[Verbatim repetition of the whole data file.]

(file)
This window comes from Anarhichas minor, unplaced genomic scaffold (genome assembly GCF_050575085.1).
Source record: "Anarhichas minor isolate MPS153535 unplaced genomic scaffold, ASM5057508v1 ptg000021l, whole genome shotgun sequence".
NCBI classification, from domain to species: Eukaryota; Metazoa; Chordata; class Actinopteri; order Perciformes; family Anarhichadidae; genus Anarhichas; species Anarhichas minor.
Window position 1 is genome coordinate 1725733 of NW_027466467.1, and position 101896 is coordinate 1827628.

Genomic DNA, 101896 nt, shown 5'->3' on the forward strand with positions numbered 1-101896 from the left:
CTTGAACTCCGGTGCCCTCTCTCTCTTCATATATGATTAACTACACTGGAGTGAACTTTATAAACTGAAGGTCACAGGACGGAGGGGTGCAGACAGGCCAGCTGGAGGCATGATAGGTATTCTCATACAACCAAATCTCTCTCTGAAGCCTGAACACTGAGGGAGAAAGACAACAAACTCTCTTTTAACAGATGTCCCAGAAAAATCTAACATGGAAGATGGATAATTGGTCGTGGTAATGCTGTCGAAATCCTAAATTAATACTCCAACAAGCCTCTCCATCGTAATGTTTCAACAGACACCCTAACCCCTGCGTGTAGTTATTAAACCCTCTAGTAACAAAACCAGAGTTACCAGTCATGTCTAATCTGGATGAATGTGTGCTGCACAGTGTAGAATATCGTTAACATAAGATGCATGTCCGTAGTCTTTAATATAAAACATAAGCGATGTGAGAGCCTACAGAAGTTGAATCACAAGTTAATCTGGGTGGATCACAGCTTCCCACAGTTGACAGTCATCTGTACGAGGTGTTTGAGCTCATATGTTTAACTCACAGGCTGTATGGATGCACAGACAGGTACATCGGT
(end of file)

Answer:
This window comes from Anarhichas minor, unplaced genomic scaffold (genome assembly GCF_050575085.1).
Source record: "Anarhichas minor isolate MPS153535 unplaced genomic scaffold, ASM5057508v1 ptg000021l, whole genome shotgun sequence".
NCBI classification, from domain to species: Eukaryota; Metazoa; Chordata; class Actinopteri; order Perciformes; family Anarhichadidae; genus Anarhichas; species Anarhichas minor.
Window position 1 is genome coordinate 1725733 of NW_027466467.1, and position 101896 is coordinate 1827628.

Genomic DNA, 101896 nt, shown 5'->3' on the forward strand with positions numbered 1-101896 from the left:
CTTGAACTCCGGTGCCCTCTCTCTCTTCATATATGATTAACTACACTGGAGTGAACTTTATAAACTGAAGGTCACAGGACGGAGGGGTGCAGACAGGCCAGCTGGAGGCATGATAGGTATTCTCATACAACCAAATCTCTCTCTGAAGCCTGAACACTGAGGGAGAAAGACAACAAACTCTCTTTTAACAGATGTCCCAGAAAAATCTAACATGGAAGATGGATAATTGGTCGTGGTAATGCTGTCGAAATCCTAAATTAATACTCCAACAAGCCTCTCCATCGTAATGTTTCAACAGACACCCTAACCCCTGCGTGTAGTTATTAAACCCTCTAGTAACAAAACCAGAGTTACCAGTCATGTCTAATCTGGATGAATGTGTGCTGCACAGTGTAGAATATCGTTAACATAAGATGCATGTCCGTAGTCTTTAATATAAAACATAAGCGATGTGAGAGCCTACAGAAGTTGAATCACAAGTTAATCTGGGTGGATCACAGCTTCCCACAGTTGACAGTCATCTGTACGAGGTGTTTGAGCTCATATGTTTAACTCACAGGCTGTATGGATGCACAGACAGGTACATCGGT